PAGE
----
Rabbit Advocacy Animal Matters
Reptiles Suffer, Left to Die at Another Massive PetSmart Supplier Mill (PETA excerpt)
March 1, 2015 Animals crammed into filthy, crowded plastic bins stacked into shelving units like old bank statements. Living beings deprived of water for days or even weeks. Sick and injured animals denied veterinary care. Emaciated, severely dehydrated animals desperate for water. Animals cruelly killed by being gassed or frozen to death. We’ve seen it time and time again at dealers that sell animals to pet stores, and now we’ve seen it again at Reptiles by Mack, a reptile mill in Xenia, Ohio, that breeds and sells frogs, lizards, turtles, and other animals to pet stores across the country, such as PetSmart.
PETA eyewitnesses spent a combined 15 weeks at the facility, documenting systemic abuses and deprivation inherent in the pet trade. For many animals, the stress and suffering started even before they arrived in Ohio.
Animals were shipped from all over the world in barbaric conditions: crammed into plastic two-liter bottles, one-gallon milk jugs, mesh bags, and wooden crates separated into tiny compartments like egg cartons. Many were dead on arrival—having surely suffered tremendously during capture and transport, and workers carelessly cut open the containers with box cutters. At the other end of the journey—when animals were shipped out to PetSmart—conditions were equally harsh. Animals were shipped in plastic containers resembling restaurant “to go” boxes. One of PETA’s eyewitnesses saw hundreds left packed up for over 24 hours—without a drop of water or a scrap of food—before finally being subjected to shipping in all kinds of weather.
Severe crowding and intensive confinement led to gruesome injuries. Many water dragons spent so much time struggling to get out of the cramped tubs that they rubbed their snouts raw, some so extensively that their teeth were visible through the wound. Some lizards did manage to escape but were later caught with makeshift glue traps set by the staff. The traps often went unchecked for days, and many lizards were dead by the time they were found. One lizard’s tail broke into 11 pieces as a result of thrashing and trying to escape. Live animals were often carelessly yanked off the sticky boards.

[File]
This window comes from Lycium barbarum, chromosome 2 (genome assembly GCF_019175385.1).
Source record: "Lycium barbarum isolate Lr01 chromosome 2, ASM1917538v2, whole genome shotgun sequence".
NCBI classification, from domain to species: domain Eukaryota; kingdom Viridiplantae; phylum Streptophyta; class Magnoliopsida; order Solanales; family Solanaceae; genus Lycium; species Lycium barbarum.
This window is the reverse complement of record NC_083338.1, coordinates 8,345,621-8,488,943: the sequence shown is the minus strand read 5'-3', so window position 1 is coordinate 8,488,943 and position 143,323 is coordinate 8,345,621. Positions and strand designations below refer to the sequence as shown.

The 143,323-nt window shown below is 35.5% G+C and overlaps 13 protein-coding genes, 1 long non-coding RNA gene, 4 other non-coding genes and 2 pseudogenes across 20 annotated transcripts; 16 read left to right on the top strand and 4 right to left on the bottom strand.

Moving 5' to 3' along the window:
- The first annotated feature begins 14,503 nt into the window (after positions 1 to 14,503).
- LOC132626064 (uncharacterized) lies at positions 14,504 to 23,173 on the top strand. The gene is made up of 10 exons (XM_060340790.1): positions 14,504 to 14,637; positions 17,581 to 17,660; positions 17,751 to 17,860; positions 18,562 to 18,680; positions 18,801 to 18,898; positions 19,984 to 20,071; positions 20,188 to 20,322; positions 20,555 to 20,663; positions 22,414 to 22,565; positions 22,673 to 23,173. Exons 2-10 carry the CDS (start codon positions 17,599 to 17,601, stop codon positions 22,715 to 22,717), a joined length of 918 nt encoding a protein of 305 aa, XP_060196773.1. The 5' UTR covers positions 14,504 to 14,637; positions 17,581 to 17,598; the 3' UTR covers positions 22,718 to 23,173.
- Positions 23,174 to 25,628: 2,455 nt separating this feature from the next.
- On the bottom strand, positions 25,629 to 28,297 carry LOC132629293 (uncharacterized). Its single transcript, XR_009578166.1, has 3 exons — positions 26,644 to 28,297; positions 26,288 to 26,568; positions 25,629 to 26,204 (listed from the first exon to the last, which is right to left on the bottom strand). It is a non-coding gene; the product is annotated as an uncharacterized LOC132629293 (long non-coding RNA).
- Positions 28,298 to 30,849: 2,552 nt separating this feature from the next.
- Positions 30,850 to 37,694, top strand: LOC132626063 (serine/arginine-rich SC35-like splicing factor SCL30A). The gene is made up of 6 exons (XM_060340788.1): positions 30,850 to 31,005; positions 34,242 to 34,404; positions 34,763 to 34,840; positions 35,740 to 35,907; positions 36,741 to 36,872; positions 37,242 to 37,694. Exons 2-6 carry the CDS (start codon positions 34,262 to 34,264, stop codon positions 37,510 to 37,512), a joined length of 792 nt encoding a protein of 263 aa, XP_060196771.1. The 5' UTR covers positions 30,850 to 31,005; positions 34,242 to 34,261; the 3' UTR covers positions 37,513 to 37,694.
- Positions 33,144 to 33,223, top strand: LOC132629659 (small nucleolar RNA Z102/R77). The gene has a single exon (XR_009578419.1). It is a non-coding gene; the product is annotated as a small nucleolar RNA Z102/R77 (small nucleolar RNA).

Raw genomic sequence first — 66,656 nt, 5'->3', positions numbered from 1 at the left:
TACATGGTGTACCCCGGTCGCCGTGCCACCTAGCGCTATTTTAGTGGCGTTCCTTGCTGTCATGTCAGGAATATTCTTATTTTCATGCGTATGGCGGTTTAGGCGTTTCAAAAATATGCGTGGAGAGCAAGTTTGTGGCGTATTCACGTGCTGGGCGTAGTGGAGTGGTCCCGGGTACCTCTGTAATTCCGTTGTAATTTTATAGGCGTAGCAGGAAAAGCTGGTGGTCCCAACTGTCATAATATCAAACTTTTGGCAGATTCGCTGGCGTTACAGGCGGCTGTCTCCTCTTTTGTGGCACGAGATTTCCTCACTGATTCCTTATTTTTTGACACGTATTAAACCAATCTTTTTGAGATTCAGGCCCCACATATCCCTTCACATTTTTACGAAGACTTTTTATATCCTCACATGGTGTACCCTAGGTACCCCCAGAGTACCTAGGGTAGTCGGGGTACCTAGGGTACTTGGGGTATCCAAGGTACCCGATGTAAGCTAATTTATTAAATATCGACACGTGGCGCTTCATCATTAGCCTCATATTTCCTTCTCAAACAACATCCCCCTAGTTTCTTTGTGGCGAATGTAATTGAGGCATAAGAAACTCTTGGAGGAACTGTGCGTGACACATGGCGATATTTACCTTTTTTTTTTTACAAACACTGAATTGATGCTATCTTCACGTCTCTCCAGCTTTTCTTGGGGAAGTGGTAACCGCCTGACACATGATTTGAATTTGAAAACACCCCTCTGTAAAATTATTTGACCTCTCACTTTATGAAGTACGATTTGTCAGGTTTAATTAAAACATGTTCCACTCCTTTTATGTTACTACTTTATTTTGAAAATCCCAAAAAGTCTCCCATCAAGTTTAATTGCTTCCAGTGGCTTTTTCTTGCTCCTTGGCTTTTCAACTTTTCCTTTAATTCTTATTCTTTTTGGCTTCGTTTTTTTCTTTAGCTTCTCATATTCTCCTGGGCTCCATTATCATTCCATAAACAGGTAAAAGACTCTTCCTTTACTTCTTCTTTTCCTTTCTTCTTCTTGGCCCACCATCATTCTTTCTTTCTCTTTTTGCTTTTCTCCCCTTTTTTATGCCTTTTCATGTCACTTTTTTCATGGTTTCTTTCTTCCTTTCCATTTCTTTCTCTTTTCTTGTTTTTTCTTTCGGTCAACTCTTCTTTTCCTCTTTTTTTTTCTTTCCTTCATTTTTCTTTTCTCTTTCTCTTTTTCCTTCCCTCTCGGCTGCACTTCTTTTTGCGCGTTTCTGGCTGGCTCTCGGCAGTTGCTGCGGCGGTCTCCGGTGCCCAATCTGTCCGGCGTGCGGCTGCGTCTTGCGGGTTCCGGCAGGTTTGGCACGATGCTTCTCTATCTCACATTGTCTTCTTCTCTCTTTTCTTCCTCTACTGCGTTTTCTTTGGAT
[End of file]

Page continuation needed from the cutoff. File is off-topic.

Severely crowded bearded dragons fought for food, leading to mangled limbs, some left hanging by not much more than a thread of damaged tissue. Even the most grotesquely injured limbs were haphazardly slathered with Neosporin, at most, or just left to rot off. One worker said that he had cut off a bearded dragon’s leg with wire cutters and “snap[ped]” off their tails with his fingers. PETA’s eyewitnesses often found emaciated, lethargic animals who likely weren’t able to compete for food.
Altogether, PETA’s eyewitnesses documented the deaths of nearly 675 animals in only two of the company’s many departments over the course of just three months.
In late 2015, PETA alerted the company’s president, John Mack, to the abuses our first eyewitness found. We were assured that glue traps would no longer be used at the facility. We were also told that the facility had “secured on-site veterinary treatment for our animals, that approved AVMA euthanasia methods are used, that all animals have the necessary access to water, species-appropriate lighting and clean and appropriate living conditions.” Despite the president’s claims, a second eyewitness found that Reptiles by Mack workers had continued to deprive animals of veterinary care and adequate water and had begun to permit only managers, who do not work on the weekends, to kill animals, which had the effect of allowing dying animals to linger in barren “put down” tubs for up to several days before someone finally arrived to gas the surviving ones.
PETA has submitted its evidence to local authorities for investigation.
Read the full story and take action. Don’t be silent. Table of Reporting Animal Cruelty in the United States. In Canada, contact the relevant authorities in your community such as the SPCA, humane society, or police department. Let animal advocacy and animal justice organizations know, as well. Undercover investigations are critical in bringing public awareness as to what really goes on behind the scenes.